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December 10th, 2017

Train Ride!

All my life I’ve wanted to do the big cross-country train ride to California and back. This holiday season I’m finally doing it and I can’t begin to describe how thrilled I am. Last July you may recall, I did Amtrak to Orlando and Walt-Disney World. I booked a roomette there and back on the Silver Meteor and loved Every Minute of it. So I gave some serious thought to doing the Christmas/New Year holiday trip to California by train instead of making it a road trip as I usually do. Comparing the cost of a round trip ticket to past trips to the west coast I found them nearly identical, and the time spent just a tad shorter since the train is always moving even when I’m sleeping. So shortly after I returned from Florida I bought my tickets.

The itinerary is thus: Northeast Regional from Baltimore Penn Station to Washington D.C. Union Station. From there I catch The Capital Limited to Chicago Union Station. One day later in Chicago Union Station I catch The Southwest Chief (which runs the route of the legendary Santa Fe Super Chief) to Los Angeles Union Station. That last leg is two nights and two days. So three nights total, and maybe three and a half days. The drive has usually taken me four and a half days and more, but I stop frequently for stuff and a road trip is for exploring. A big reason why I’m more in favor of the train these days is my vacations give me less time to explore the road. Things are coming to a head on the James Webb Space Telescope and even though launch has been moved back to (possibly) spring of 2019, there is still a tight schedule and a lot of work ahead of us. So when I take time off it’s limited to windows I can be away, and usually it’s only a week of time I can be spared. So I mostly use those windows for Walt Disney World trips. Christmas/New Year is another window where I can take more time, but that’s for family holiday stuff and once again it’s just a matter of going from here to there, not exploring roads I’ve not been down before. But I still want that disconnect from my work life for a spell, and if I can’t get it on the road I’ve discovered, to my delight, I can still get it from the train.

The fact that a train ride is slower than riding jet airplane to anyplace is a feature, not a bug! Every vacation, every time away from the office, needs a gateway into and out of your normal everyday world. The road can be all that. So can the train. As I’ve written before, you can get your own room on a train and the food in the dining car is Much better than air fair and you get to chat with your fellow passengers and hang out in the lounge or stroll around which you can’t do on an airplane which is relentlessly made for getting you from point to point and for nothing else. A road trip is a journey. A long distance train ride is a voyage. Either one can be your portal into a different mode of life for a while, where you can find your inner bearings again, look around, consult the compass and chart a course.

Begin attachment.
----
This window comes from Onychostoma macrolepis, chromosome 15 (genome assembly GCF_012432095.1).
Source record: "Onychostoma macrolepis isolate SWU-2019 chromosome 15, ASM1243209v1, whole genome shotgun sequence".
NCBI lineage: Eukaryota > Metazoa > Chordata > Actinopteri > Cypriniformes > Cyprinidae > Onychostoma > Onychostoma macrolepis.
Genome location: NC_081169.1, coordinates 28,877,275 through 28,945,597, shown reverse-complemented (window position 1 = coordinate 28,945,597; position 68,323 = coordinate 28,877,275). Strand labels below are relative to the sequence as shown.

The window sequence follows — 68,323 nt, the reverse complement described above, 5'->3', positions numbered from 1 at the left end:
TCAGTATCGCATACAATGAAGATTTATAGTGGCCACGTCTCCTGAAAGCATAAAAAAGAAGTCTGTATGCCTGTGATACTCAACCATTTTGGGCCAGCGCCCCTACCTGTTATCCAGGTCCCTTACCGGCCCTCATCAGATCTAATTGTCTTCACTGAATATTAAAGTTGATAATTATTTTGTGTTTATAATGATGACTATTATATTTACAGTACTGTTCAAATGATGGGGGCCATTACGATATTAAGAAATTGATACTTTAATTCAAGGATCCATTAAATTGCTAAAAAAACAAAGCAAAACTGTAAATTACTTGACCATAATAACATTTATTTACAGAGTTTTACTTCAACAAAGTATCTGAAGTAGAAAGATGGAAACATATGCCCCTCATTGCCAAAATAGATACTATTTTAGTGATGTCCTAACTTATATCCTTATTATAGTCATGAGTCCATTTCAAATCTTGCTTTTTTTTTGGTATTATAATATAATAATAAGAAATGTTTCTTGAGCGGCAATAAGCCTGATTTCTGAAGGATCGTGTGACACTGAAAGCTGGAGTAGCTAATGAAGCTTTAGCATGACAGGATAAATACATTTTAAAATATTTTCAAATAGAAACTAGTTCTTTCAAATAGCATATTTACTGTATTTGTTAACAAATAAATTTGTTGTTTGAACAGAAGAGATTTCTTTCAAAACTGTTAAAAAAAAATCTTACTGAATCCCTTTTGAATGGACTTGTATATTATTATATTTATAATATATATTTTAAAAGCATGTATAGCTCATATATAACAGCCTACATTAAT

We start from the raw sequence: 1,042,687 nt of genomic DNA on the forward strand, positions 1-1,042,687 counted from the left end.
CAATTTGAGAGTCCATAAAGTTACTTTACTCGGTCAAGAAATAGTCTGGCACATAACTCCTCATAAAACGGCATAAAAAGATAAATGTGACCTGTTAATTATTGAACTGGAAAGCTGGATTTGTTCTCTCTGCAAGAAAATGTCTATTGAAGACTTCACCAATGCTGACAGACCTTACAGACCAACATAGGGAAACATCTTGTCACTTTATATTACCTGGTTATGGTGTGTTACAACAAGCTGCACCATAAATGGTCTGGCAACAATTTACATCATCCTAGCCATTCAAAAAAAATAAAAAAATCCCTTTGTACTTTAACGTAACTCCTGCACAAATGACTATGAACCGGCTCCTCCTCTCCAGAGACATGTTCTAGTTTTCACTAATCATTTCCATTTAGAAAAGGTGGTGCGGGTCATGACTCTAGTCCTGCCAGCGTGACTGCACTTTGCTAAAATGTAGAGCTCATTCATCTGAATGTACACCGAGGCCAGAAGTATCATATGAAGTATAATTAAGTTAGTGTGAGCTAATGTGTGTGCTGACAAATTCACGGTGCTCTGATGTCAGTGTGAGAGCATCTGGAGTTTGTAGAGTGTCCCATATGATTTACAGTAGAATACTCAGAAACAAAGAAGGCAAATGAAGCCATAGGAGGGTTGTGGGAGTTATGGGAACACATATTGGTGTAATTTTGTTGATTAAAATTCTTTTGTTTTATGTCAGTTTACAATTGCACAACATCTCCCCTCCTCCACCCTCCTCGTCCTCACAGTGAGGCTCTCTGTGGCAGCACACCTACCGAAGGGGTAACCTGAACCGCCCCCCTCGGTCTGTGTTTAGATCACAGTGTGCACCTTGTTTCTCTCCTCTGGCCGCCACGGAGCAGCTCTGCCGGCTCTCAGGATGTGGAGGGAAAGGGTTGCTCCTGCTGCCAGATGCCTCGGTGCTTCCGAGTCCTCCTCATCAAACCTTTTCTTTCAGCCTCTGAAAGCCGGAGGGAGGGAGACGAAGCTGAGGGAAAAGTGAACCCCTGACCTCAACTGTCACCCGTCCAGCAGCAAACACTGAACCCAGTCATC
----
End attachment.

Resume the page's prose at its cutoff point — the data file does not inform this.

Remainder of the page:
As of today I am pretty much all packed and ready to go and it’s only Sunday. I’ve been working it for two weeks now and it’s been a challenge because this trip I really need to travel light and yet there’s a bunch of stuff I will need for two weeks plus in California.

I divided things into two groups…that which I can mail to my brother in California prior to the trip, and that which I either need for the train ride or things I don’t want to risk going through the mail. Turned out most of the first group were clothes and shoes. Two small boxes went to California.

I decided on one backpack and one mid sized carry-on suitcase, both Briggs & Riley made. These take the clothes I need for the train ride, my toiletries kit (I’ve never showered on a train before so this will be an experience…), a small first aid kit, penlight, two books to read, the Leica M3, 50 & 24mm lenses, Gossen Pilot light meter and ten rolls of B&W film, the Sony-Hasselblad (for color photography), assorted travel snacks and a flask of Grand Marnier because Amtrak lounge car liquor menus are pitiful, a small power block with USB charger ports, assorted cables, three nice cigars in tubes (for when I’m in California), my Garmin for navigating the rental car in LA, and watching my train’s progress as I travel, locking cables to keep my luggage secure in my roomette, and my travel folder with my tickets and rental car agreement. The backpack and suitcase will also hold one of my household laptops, the office laptop and charger block.

Plus travel pillow.

The backpack holds mostly clothes and snacks. The suitcase everything else.I’ve already test hoisted the suitcase and it is Heavy but will roll smoothly: Briggs & Riley make them with oversized wheels. It seems a lot to describe here but it’s actually a pretty small luggage set compared to what I generally see on the train and in the stations. My goal was to not have to store any luggage in the central luggage area of my Superliner Sleeper cars, but keep it all in my roomette. Basically all I am taking with me is a backpack and a suitcase that maybe ten years ago would have qualified as airline carry-on. I’m almost expecting someone to ask me where the rest of it is. I’ll tell them it went by UPS and it’s already there.

A friend has kindly agreed to house sit for me (in exchange for food and money). I still need to tell the alarm company about him, and show him around to the neighbors when he gets here so they won’t think I’ve got a squatter.  I will also be posting about my adventures as I go along. This is going to be so very cool…I have never done the long distance train ride cross-country before and I am so much looking forward to it starting this coming Thursday.

 


The Southwest Chief


Posted In: Life
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by Bruce | Link | React!
December 9th, 2017

A Coming Out Story, Episode 23: Consulting The Oracle